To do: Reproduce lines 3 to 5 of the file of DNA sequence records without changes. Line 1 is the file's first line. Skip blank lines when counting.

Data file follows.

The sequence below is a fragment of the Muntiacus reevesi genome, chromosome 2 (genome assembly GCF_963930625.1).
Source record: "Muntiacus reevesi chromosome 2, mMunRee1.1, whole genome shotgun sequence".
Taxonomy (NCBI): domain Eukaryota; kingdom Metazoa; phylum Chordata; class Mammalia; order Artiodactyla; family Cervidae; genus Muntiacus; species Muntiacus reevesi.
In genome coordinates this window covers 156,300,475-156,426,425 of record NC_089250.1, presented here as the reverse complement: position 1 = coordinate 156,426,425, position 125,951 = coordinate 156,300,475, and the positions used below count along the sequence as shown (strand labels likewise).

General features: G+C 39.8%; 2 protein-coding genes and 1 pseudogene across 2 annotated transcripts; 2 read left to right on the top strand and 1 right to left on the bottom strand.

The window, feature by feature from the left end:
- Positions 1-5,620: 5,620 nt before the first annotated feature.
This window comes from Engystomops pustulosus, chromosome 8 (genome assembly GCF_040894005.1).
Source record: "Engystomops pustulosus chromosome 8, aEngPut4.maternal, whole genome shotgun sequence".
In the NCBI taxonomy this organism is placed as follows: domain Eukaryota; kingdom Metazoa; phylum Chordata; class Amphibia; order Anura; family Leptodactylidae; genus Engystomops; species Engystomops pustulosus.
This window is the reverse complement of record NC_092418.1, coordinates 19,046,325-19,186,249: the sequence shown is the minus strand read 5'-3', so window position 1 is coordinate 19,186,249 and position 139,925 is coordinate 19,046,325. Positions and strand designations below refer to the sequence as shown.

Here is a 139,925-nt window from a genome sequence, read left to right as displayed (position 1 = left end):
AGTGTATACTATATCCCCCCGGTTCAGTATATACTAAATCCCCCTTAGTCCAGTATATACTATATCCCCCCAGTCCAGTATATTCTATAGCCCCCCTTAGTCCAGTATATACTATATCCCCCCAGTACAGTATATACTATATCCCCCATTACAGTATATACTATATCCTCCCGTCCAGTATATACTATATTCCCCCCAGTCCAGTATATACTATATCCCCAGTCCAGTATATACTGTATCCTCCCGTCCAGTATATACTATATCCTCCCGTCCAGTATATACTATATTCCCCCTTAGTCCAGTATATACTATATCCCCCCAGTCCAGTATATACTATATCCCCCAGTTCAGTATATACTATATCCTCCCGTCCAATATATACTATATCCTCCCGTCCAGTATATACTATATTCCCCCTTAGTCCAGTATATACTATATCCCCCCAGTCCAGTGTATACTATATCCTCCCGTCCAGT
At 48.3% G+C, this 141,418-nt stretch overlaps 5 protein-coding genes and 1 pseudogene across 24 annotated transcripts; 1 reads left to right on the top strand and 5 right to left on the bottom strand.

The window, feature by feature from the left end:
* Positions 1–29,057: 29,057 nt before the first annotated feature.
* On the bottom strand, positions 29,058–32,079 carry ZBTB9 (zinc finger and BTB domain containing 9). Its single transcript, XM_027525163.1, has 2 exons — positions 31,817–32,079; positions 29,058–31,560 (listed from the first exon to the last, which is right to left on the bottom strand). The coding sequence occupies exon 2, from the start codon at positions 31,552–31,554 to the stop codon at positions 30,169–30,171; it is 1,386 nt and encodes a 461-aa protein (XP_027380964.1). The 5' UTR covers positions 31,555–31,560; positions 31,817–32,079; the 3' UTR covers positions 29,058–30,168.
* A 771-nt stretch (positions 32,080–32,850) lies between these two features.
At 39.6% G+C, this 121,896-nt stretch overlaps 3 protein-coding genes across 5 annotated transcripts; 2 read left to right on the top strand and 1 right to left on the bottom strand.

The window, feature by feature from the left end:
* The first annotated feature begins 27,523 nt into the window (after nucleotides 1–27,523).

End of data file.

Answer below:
Taxonomy (NCBI): domain Eukaryota; kingdom Metazoa; phylum Chordata; class Mammalia; order Artiodactyla; family Cervidae; genus Muntiacus; species Muntiacus reevesi.
In genome coordinates this window covers 156,300,475-156,426,425 of record NC_089250.1, presented here as the reverse complement: position 1 = coordinate 156,426,425, position 125,951 = coordinate 156,300,475, and the positions used below count along the sequence as shown (strand labels likewise).

General features: G+C 39.8%; 2 protein-coding genes and 1 pseudogene across 2 annotated transcripts; 2 read left to right on the top strand and 1 right to left on the bottom strand.